There’s an example in the RA show of the sort of style that finally claimed supremacy over the rest. It’s entitled Collective farm team leader (1932) and you can guess the sort of thing it presents: a placid worker-organiser at the centre of some agricultural activity, which indicates no difficulties or interruption of command between heroic central allocation and bright fulfilment. Here is the art of reassurance.

The early process of revolution facing outwards to the world, which might indeed have consulted workers and consumers, had given way to the state-led modernisation of one nation in which an insecure bureaucracy was arbiter of everything from imaginary wheat production to the approval of art.

Mike Belbin

No platform

The Sun is the bloody rag of Hillsborough, and the persecutor of my friend (yes, still my friend), Tom Watson. The Times employs Oliver Kamm, the tormentor of my friend, Neil Clark. But try as I might to work myself up about Rupert Murdoch’s attempt to purchase the rest of Sky, I cannot bring myself to do so. What would such an acquisition make any worse?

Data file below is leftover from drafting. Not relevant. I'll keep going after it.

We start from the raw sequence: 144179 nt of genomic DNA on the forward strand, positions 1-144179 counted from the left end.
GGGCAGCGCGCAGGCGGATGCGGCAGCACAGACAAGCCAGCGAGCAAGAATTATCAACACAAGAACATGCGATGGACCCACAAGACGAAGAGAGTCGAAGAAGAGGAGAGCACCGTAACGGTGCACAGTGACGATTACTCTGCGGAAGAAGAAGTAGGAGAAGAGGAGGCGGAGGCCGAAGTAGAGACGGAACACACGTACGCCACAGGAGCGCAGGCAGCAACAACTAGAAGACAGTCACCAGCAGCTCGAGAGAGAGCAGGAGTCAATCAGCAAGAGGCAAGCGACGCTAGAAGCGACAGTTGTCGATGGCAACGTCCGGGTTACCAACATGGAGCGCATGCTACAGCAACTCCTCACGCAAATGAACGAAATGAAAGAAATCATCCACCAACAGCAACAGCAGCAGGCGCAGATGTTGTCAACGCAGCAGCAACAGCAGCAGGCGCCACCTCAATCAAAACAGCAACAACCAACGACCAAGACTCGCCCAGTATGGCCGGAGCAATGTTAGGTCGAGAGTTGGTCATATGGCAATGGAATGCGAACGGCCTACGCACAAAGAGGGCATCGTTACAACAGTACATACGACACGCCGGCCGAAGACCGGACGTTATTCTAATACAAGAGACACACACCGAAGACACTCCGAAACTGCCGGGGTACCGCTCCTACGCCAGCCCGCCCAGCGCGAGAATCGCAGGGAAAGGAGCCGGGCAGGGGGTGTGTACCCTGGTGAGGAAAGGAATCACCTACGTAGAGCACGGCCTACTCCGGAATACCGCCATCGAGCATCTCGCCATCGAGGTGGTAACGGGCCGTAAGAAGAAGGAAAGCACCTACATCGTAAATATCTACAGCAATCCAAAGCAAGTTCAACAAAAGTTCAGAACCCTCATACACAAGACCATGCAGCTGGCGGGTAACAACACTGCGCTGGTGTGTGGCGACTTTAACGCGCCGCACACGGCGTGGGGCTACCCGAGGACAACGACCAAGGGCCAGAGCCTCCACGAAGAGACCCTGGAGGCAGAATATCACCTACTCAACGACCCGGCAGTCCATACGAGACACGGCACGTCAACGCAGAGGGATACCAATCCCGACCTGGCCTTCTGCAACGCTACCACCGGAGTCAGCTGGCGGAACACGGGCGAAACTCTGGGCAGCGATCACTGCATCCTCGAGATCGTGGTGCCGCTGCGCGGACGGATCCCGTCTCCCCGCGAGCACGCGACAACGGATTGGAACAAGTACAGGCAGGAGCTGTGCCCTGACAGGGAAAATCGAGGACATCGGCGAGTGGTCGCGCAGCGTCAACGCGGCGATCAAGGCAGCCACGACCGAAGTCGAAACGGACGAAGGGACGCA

The BBC gives little or no platform to those who understand the lesson of the EU referendum result in the United Kingdom, and of the election of Donald Trump in the United States - which is that the workers, and not the liberal bourgeoisie, are the key swing voters. The BBC gives little or no platform to those who locate identity issues within the overarching and undergirding context of the struggle against economic inequality and in favour of international peace. The BBC gives little or no platform to those who welcome the fact that the EU referendum was decided by those areas which voted ‘leave’, while voting Labour, Liberal Democrat or Plaid Cymru for other purposes, and which have thus made themselves the centre of political attention (except, of course, on the BBC).